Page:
The neurotech startup Synchron was granted regulatory approval from the FDA to begin a human trial of its brain chip. The company will begin what is called an early feasibility study later this year at New York's Mount Sinai Hospital, to examine the safety and efficacy of its Stentrode motor neuroprosthesis in patients with severe paralysis.
The company says its device will allow patients to "wirelessly control external devices by thinking about moving their limbs," which can help with activities ranging from texting and emailing, to online shopping and accessing telemedicine.
Why it matters
Synchron’s small team of 20 has thus won the race for first FDA approval of tests on humans against various competitors. The best-known competitor is Elon Musk's company Neuralink.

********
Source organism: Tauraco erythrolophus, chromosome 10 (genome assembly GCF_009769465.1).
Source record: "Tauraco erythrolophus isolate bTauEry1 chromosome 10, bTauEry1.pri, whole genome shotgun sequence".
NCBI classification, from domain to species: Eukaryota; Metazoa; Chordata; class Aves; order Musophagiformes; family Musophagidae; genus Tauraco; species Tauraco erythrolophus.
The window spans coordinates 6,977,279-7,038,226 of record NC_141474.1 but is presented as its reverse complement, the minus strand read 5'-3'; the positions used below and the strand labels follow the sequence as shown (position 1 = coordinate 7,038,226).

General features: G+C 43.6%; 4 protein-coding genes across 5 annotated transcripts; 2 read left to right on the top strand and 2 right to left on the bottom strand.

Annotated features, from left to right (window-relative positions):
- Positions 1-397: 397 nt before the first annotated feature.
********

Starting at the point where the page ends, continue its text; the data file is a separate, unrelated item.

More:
Synchron's major advantage is that its neural implants can be implanted in a minimally-invasive way. Instead of drilling wires through the skull, the device is inserted into the brain via blood vessels in a two-hour procedure that does not require robotic assistance like the startup’s competitor Neuralink.
The amount of news involving brain computer interface testing on humans will increase in the next few months. Paradromics has already announced tests for 2021, and Elon Musk has also repeatedly promised the first tests on humans in the near future.